When Agency A clicks to add the expectant mom as a client, a list of potential adoptive families comes up who matched her criteria. Here is the great part- the list of families is pulled from every agency that subscribes to Parent Match, not just from Agency A’s pool of waiting families.

As soon as a potential match is made, both agencies get an alert. For privacy reasons, the agencies see ID numbers but not the profiles of clients from other agencies. Then the agency that represents the expectant mom and the agency that represents the waiting adoptive family contact each other to see if they want to proceed with additional information exchange.

I wish this had been around when we were adopting! For those of you currently working to do a domestic agency adoption, ask your agency if they use Parent Match. There are currently 25 agencies on the system, and they report that potential matches are made all the time.

Check the Parent Match website to find a participating agency. You can also find Parent Match on Facebook.

Best of luck to all of you on the adoption journey!


November 15, 2013 in News by Stephen Gardner  |  No Comments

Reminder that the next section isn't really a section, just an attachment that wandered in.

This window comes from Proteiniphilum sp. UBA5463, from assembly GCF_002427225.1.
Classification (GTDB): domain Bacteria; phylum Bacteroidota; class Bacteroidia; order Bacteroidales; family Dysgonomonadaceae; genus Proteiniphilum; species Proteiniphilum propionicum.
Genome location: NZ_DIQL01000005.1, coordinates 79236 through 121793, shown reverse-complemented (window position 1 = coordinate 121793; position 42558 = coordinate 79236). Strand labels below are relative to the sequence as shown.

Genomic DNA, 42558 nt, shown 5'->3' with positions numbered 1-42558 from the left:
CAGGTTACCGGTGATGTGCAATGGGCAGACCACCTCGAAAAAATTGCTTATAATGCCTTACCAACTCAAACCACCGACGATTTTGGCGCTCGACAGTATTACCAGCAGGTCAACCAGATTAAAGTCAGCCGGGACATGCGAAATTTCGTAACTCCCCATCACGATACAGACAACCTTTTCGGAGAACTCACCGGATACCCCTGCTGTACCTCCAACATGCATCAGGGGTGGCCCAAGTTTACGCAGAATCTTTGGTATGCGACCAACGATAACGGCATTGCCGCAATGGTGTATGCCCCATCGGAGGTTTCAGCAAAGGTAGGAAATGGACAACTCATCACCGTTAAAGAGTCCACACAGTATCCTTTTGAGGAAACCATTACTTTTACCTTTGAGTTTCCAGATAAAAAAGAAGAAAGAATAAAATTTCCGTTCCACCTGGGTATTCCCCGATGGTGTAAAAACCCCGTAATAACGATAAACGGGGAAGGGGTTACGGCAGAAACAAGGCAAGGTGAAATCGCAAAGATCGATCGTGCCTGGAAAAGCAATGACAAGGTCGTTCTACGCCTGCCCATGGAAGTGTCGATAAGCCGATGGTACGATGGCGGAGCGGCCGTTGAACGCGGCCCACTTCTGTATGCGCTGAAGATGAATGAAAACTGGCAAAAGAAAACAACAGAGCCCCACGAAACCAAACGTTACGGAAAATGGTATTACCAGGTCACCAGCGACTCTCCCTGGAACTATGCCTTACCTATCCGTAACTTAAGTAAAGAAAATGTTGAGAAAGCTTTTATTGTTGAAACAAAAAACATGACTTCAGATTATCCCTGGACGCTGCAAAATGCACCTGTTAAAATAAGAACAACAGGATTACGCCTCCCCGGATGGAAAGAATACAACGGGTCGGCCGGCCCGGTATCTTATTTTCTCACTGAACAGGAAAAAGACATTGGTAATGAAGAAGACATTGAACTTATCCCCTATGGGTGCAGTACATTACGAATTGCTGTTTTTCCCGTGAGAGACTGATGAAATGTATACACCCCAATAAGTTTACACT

My sister Lori Ingber is not only an amazing mother of four, she’s made helping other mothers and fathers create their families her life’s work. When my husband and I wanted to adopt here in the U.S., we found a wonderful adoption agency but a seemingly endless wait. As time went by, we nearly lost hope of finding a baby of our own. Lori jumped in to help. She followed a lead about an agency in the South with more available children than adoptive parents. Shocked at the possibility and afraid to get our hopes up, my husband and I traveled to meet with the new agency. The story was, in fact, true. We were quickly matched to both our daughter and our son, adopting them as infants within six weeks of each other. Remarkably, my original adoption agency in the northeast had no way of knowing about the agency in the southeast who had waiting children and not enough adoptive parents. Full of the passion and purpose I so admire in my sister, Lori decided she was not content to help only me. She knew that we were one family among many navigating the difficulties of adoption and was haunted by children waiting for their forever families. She set out to make a difference for us all. She spent three years developing a patent-pending database for domestic adoption agencies that allows them to connect with each other confidentially, securely and, most importantly, easily. Today, the adoption agency helping me could have immediately found that my children were waiting for me several states away with a few simple clicks of the mouse. Her company, Parent Match, is being quickly embraced by adoption agencies all around the country, creating a truly national network they’ve never had before. But most importantly, because of Lori, adoption agencies have a powerful new tool to find those perfect matches between parents and child, just as she did for me.